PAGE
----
Then I watched the tape. Yeah it was cool but it wasn’t the same. In fact, if he tried the jump again immediately after, I’m pretty sure it would have been half as exciting. Nothing like the first time. That’s exactly what happens with a comedian’s routine.

Preparing for a performance, especially as a comic, is nerve wrecking at best. The venue has to be lit correctly with all the light directed toward the stage and as little as possible on the audience. This allows the audience to relax as they are no longer visible to each other and can laugh without judgment from their peers. Any type of distraction has to be immediately handled because people’s attention spans love shiny objects. The sound can be thrown off by a bad mic, misplaced speakers, no artist monitors, long walls and even high ceilings. Yes wall and ceilings can mess it all up. If the venue has long walls and/or high ceilings, the sound waves shoot off into all directions and bounce off the walls incorrectly. If you’ve ever sat in the back of a dining hall and wondered why the person giving the speech sounds terrible, it’s because the acoustics of the room are off. The architecture of a building can be worse than a heckler sometimes. Now assuming that everything is set up correctly for a live one time performance, is it also set up for a live recording? A comedian can be absolutely killing onstage but if the audience doesn’t have a recording mic set up for them, then on video it looks like the comedian is barely getting a response. He looks like he is doing terrible but only because someone forgot to record the laughs. This has ruined plenty of comedians’ personal clips, much less a live streaming.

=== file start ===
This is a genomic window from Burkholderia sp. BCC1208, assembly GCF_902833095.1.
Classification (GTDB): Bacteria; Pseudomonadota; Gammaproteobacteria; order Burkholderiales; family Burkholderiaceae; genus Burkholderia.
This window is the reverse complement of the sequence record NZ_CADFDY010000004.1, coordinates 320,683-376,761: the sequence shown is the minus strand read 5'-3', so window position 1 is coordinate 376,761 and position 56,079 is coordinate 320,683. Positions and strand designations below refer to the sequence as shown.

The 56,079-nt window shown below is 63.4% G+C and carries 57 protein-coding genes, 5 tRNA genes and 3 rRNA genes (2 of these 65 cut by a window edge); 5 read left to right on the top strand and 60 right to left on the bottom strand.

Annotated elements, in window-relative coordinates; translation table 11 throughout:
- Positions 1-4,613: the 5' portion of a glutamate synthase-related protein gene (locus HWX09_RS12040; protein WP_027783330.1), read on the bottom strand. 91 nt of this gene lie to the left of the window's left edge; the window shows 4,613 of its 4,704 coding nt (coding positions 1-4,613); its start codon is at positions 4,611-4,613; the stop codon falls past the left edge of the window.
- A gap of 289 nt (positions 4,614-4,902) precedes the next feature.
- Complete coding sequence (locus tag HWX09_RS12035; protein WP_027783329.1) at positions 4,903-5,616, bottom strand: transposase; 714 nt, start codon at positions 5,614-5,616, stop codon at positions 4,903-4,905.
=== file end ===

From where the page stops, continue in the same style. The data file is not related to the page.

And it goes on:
Okay now let’s say everything was set up perfectly for filming, and the comedian decides to let his performance be filmed. That material is now what comedians call “burned”. According to the rules of comedy, that material should no longer be performed for filming and quite possibly ever. Pieces of the material can be performed as an encore if the crowd wants it but never the entire set as a whole again. Yes, it’s like that. Comedians work years to film the material once and then work hard to never repeat those beloved stories and jokes ever again. Why? Because the audience knows the joke and even if they love it, there is no sense of discovery so they are simply waiting for you to finish so they can cheer. The two Budweiser trucks have been jumped, what more is there to see.

You can argue that the other artists didn’t block their performances. Well that’s because musicians can perform the same song and dance from years without anyone giving a shit. Even then all the audience is waiting for is the chorus to sing along to and for the band to finish so they can cheer.